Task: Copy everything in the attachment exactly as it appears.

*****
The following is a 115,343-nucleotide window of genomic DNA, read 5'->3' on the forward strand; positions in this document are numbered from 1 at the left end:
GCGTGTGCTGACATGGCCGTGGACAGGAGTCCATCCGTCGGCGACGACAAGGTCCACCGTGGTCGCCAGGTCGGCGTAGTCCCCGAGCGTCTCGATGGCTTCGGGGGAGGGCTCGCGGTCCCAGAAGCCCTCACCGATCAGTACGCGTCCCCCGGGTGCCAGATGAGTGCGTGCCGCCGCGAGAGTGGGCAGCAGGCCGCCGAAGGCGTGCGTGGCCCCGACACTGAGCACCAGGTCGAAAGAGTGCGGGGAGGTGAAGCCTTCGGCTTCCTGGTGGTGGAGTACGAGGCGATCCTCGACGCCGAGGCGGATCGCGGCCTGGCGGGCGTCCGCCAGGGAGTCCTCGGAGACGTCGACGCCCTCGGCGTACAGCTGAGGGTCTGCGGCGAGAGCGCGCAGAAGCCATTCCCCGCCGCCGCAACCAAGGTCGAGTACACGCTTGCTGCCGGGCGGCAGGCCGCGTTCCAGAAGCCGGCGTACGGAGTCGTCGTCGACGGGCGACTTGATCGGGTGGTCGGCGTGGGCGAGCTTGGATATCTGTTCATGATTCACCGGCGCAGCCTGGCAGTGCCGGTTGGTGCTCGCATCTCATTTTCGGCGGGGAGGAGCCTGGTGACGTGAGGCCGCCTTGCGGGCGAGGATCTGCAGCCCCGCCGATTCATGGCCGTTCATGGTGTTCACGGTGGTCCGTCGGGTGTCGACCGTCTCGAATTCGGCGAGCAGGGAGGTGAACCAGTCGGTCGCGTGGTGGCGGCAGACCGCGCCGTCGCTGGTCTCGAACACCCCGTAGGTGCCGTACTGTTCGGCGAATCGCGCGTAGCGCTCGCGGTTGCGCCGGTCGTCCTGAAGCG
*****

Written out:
The following is a 115,343-nucleotide window of genomic DNA, read 5'->3' on the forward strand; positions in this document are numbered from 1 at the left end:
GCGTGTGCTGACATGGCCGTGGACAGGAGTCCATCCGTCGGCGACGACAAGGTCCACCGTGGTCGCCAGGTCGGCGTAGTCCCCGAGCGTCTCGATGGCTTCGGGGGAGGGCTCGCGGTCCCAGAAGCCCTCACCGATCAGTACGCGTCCCCCGGGTGCCAGATGAGTGCGTGCCGCCGCGAGAGTGGGCAGCAGGCCGCCGAAGGCGTGCGTGGCCCCGACACTGAGCACCAGGTCGAAAGAGTGCGGGGAGGTGAAGCCTTCGGCTTCCTGGTGGTGGAGTACGAGGCGATCCTCGACGCCGAGGCGGATCGCGGCCTGGCGGGCGTCCGCCAGGGAGTCCTCGGAGACGTCGACGCCCTCGGCGTACAGCTGAGGGTCTGCGGCGAGAGCGCGCAGAAGCCATTCCCCGCCGCCGCAACCAAGGTCGAGTACACGCTTGCTGCCGGGCGGCAGGCCGCGTTCCAGAAGCCGGCGTACGGAGTCGTCGTCGACGGGCGACTTGATCGGGTGGTCGGCGTGGGCGAGCTTGGATATCTGTTCATGATTCACCGGCGCAGCCTGGCAGTGCCGGTTGGTGCTCGCATCTCATTTTCGGCGGGGAGGAGCCTGGTGACGTGAGGCCGCCTTGCGGGCGAGGATCTGCAGCCCCGCCGATTCATGGCCGTTCATGGTGTTCACGGTGGTCCGTCGGGTGTCGACCGTCTCGAATTCGGCGAGCAGGGAGGTGAACCAGTCGGTCGCGTGGTGGCGGCAGACCGCGCCGTCGCTGGTCTCGAACACCCCGTAGGTGCCGTACTGTTCGGCGAATCGCGCGTAGCGCTCGCGGTTGCGCCGGTCGTCCTGAAGCG